A fourth reason for the void for vagueness doctrine is to avoid encroachment on First Amendment freedoms, such as Freedom of Speech and religion. Because vague laws cause uncertainty in the minds of average citizens, some citizens will inevitably decline to take risky behavior that might land them in jail. When the vague provisions of a state or federal statute deter citizens from engaging in certain political or religious discourse, courts will apply heightened scrutiny to ensure that protected expression is not suppressed. For example, a law that prohibits "sacrilegious" speech would simultaneously chill the freedoms of expression and religion in violation of the void for vagueness doctrine (Joseph Burstyn, Inc. v. Wilson, 343 U.S. 495, 72 S. Ct. 777, 96 L. Ed. 1098 [1952]).

Although courts scrutinize a vague law that touches on a fundamental freedom, in all other cases the void for vagueness doctrine does not typically require mathematical precision on the part of legislators. Laws that regulate the economy are scrutinized less closely than laws that regulate individual behavior, and laws that impose civil or administrative penalties may be drafted with less clarity than laws imposing criminal sanctions.


Chilling Effect Doctrine; Due Process of Law; Fifth Amendment; Fourteenth Amendment.

West's Encyclopedia of American Law, edition 2. Copyright 2008 The Gale Group, Inc. All rights reserved.
References in periodicals archive ?
violate the void for vagueness doctrine as discussed further in the next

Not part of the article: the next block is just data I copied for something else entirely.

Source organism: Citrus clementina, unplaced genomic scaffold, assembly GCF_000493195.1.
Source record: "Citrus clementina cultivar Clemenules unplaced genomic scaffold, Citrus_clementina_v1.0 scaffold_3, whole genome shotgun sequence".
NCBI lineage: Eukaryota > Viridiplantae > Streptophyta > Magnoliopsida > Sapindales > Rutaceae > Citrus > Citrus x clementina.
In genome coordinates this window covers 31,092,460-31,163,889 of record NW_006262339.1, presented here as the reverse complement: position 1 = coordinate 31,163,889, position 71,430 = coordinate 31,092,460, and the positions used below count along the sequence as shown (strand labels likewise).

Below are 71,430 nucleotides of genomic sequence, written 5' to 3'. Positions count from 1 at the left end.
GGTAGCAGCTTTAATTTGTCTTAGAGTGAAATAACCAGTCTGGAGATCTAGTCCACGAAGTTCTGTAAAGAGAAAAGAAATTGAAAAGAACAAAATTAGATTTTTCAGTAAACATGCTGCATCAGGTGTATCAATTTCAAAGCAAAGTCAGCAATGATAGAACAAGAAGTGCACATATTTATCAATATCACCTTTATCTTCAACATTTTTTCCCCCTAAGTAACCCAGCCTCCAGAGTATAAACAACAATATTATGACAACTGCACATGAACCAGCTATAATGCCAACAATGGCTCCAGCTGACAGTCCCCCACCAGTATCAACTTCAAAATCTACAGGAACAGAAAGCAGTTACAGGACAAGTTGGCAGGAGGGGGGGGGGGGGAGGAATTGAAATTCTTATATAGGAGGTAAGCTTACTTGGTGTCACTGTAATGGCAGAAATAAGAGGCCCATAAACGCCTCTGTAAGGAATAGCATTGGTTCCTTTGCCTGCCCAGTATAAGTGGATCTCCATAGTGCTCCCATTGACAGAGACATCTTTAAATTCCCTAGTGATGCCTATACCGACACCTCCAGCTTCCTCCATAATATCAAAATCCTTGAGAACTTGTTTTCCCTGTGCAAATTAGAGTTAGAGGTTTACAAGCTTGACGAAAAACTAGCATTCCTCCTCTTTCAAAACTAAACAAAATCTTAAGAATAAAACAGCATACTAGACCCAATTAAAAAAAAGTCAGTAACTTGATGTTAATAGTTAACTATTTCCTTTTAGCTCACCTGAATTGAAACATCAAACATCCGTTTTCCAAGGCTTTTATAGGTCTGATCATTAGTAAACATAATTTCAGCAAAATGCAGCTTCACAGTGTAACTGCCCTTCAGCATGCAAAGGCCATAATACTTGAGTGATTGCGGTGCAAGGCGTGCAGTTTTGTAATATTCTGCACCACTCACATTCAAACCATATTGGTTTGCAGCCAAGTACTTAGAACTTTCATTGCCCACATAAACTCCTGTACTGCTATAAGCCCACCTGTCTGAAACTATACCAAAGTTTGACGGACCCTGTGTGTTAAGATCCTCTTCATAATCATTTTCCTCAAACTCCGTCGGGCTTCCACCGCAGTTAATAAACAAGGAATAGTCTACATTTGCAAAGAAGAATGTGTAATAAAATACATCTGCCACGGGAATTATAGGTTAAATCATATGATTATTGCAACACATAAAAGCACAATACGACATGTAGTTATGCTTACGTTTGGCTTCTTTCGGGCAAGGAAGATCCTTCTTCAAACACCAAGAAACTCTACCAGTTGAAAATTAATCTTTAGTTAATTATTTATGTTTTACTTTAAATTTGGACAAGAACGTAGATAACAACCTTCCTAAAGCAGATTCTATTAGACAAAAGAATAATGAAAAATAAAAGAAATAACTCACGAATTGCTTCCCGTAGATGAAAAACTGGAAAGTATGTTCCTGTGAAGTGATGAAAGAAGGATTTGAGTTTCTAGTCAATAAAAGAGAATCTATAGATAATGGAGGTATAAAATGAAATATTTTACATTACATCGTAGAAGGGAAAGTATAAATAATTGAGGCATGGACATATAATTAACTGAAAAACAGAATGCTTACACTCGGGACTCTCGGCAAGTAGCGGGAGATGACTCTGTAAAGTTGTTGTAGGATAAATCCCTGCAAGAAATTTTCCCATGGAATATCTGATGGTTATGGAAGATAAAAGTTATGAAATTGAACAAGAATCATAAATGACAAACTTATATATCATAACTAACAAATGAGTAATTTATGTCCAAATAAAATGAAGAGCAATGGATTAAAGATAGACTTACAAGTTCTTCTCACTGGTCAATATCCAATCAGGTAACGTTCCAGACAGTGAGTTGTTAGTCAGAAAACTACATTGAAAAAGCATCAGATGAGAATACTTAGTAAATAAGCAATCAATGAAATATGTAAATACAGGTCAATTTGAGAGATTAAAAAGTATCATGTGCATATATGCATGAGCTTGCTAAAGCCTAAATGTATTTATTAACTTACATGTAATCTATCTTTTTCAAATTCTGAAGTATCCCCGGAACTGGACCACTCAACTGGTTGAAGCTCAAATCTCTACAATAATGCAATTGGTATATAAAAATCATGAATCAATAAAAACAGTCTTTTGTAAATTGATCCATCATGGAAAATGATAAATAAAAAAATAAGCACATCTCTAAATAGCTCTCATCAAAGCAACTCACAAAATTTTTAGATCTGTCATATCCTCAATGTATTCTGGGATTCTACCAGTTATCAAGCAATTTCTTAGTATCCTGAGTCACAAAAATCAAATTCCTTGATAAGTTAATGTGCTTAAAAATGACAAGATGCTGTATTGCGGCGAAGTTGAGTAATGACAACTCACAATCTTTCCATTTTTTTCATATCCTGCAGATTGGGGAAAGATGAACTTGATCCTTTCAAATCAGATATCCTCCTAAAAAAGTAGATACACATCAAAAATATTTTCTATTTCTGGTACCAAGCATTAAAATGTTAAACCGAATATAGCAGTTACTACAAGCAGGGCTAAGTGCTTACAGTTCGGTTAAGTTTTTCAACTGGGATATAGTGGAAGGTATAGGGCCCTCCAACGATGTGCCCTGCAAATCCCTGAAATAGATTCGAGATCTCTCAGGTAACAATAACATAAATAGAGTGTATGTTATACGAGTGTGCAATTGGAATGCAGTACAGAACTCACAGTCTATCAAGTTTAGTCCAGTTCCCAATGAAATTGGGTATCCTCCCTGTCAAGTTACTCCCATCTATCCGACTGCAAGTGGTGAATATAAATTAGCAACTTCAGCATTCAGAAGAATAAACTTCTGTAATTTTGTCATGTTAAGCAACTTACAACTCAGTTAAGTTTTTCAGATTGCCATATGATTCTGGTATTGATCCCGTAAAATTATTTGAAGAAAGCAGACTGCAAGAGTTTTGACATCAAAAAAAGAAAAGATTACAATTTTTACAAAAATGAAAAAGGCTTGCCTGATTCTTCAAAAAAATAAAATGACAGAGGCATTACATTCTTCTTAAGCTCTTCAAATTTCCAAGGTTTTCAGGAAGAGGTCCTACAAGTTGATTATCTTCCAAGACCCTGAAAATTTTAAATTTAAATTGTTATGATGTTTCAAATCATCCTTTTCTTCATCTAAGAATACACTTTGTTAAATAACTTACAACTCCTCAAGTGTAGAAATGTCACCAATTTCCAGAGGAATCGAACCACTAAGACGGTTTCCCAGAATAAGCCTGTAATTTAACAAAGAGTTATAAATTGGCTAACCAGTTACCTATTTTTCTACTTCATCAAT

"PNP legal should offer help to all LGUs with anti-loitering ordinances to review the substance of their ordinances to find out if these are not susceptible to a constitutional challenge based on the void for vagueness doctrine," Pimentel, a lawyer, said.
established criteria of the "void for vagueness doctrine."
Koh, Crimmigration and the Void for Vagueness Doctrine, 2016
(47) Alternatively, the Court should have analyzed the language of statute under the void for vagueness doctrine. (48) A statute is unconstitutionally vague if there is no warning or notice of those who may be within the scope of the statute or the conduct that statute criminalizes.
"It's certainly like the void for vagueness doctrine that you no longer have any clear voice or signals on where the line ends and begins," she pointed out.
Revisions to the Void for Vagueness Doctrine, 8 CARDOZO PUB.
When people of reasonable intelligence disagree over local norms, constitutional claims involving the void for vagueness doctrine seem likely.
Lockwood, Defining Indefiniteness: Suggested Revisions to the Void for Vagueness Doctrine, 8 CARDOZO PUB.
(31.) See NOWAK & ROTUNDA supra note 27, at 950 (stating that "the void for vagueness doctrine applies to all criminal laws, not merely those that regulate speech or other fundamental constitutional rights.").
"That is the first objection: The void for vagueness doctrine. The language of the law that has been passed upon by the SC is so vague that it becomes illegal since it is a very significant constraint on the preferred freedom of all in the entire Bill of Rights - freedom of expression or freedom of speech," she stressed.
"So for these two reasons, the void for vagueness doctrine and overbreadth doctrine, I humbly submit that the Supreme Court ruling, on this particular provision, is erroneous and I call on all netizens to magnify all our efforts and to speed it up as soon as possible so that we can either file a motion for reconsideration with respect to this particular libel provision or we can speed it up here in the Senate on that new law that I have filed from crowdsourcing," Santiago said.